East Penn Press

Tuesday, October 23, 2018
Jane Condon Jane Condon
Patty Rosborough Patty Rosborough

Funny ladies: That ‘Fabulous’ comedy series returns to Miller Symphony Hall

Friday, February 2, 2018 by DEB BOYLAN Special to The Press in Focus

Stand-up comedy is often a man’s world.

Although female comedians have had greater representation on stages during this latest comedy boom, males still comprise most successful working stand-ups.

The “Ladies of Laughter: Funny and Fabulous” aims to prove the naysayers wrong. The second installment of the series tour pays a visit to Miller Symphony Hall’s Rodale Community Room, 7:30 p.m. Feb. 2, in Allentown.

It’s a long-held misconception that women aren’t funny. This idea became a topic du jour of dinner table and water cooler debate after the late Christopher Hitchens’s Vanity Fair piece, “Why Women aren’t funny,” was published in January 2007.

Comedian Bonnie McFarlane further explored the theory in her 2014 documentary film, “Women Aren’t Funny.” The film made its arguments in favor of female comedians. Unfortunately, the moments when McFarlane veers off into silliness do as much to make the case against the argument.

Comedians Patty Rosborough and Jane Condon are the two funny ladies teaming up to co-headline the Miller Symphony Hall show.

“I’ve been doing it [stand-up] for more than 20 years,” Condon says in a phone interview. “I won ‘Ladies of Laughter’ several years ago in 2004 in the Pro category.”

The “Ladies of Laughter: Funny and Fabulous” tour features past and present winners and top performers from the eponymous annual women’s comedy competition. The stand-ups selected to represent the contest on the stage tour represent the cream of the crop.

“You have to beat more than 100 women to win this contest,” Condon explains. “Anyone you talk to [from the competition], is pretty good.”

Condon enjoys riffing on family life, especially as a mother to two boys and living in Greenwich, Conn. “I like to say [in my act], ‘I have two boys. Otherwise, everything’s fine.’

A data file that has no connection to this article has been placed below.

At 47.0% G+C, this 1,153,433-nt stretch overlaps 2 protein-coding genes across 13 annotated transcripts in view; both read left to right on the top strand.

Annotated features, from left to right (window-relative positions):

“It’s a wonderful group of women,” Condon says of her “Ladies of Laughter” tour mates. “They’re all very talented.

“It’s been a real gift for female comedians,” she says of the contest and its boost for female stand-ups. “We get to see each other perform.

“If there are any female comedians reading this, please tell them to try out. There’s a new talent category, a professional category. Both get to tour, and they get the most bookings of everybody.

“Patty [Rosborough] is hilarious,” Condon says about her co-headliner. “In the 90s, she was on ‘Short Attention Span Theatre.’” Rosborough co-hosted the Comedy Central show with Jon Stewart.

Condon also has serious TV cred. “I’ve been on [NBC’s] ‘Last Comic Standing,’ It was the same season [2011] as Amy Schumer [competed]. I won audience favorite in New York City.

“I slept overnight in my car, it was an open audition. The doors at Gotham Comedy Club were supposed to open at 9 a.m. My girlfriend called. She’s a New Jersey comic. And she called at 3 o’clock in the afternoon the day before and she said, ‘Jane, people are already lining up.’

“So, I threw some cheese and apple in the car and my sleeping bag and I was on the street at 7 o’clock that night. At 10 o’clock, we got the owner to give us numbers. I was number 56 and then they saw me about 11 a.m. and my three judges were [comedians] Ant, Kathleen Madigan and Alonzo Bodden.”

In addition to television’s “Last Comic Stranding,” Condon has appeared on ABC’s “The View,” NBC’s “The Today Show,” and Lifetime’s “Girl’s Night Out.”

“I think it often takes mom comedians longer [to break through] because we can’t be out every night. We can’t hang out at the bar to get a spot.

“It is an addiction,” Condon says about stand-up. “It’s addictive, but it’s wonderful. It’s my passion in life and I’m going to be doing it until I’m 100. I’m very grateful to Allentown for having me. I think they’re [great] laughers in Pennsylvania.

“We will have a blast. Half of my pay is listening to Patty [Rosborough]. I think they [the audience] will get more than their money’s worth.

“It’s great of Miller Symphony Hall to make this an on-going series,” Condon adds. “I think people really need to forget right now, just get out of the house.”

And of Rosborough, she adds, “Fasten your seatbelts.”

Tickets: Miller Symphony Hall box office, 23 N. Sixth St., Allentown; allentownsymphony.org; 610-432-6715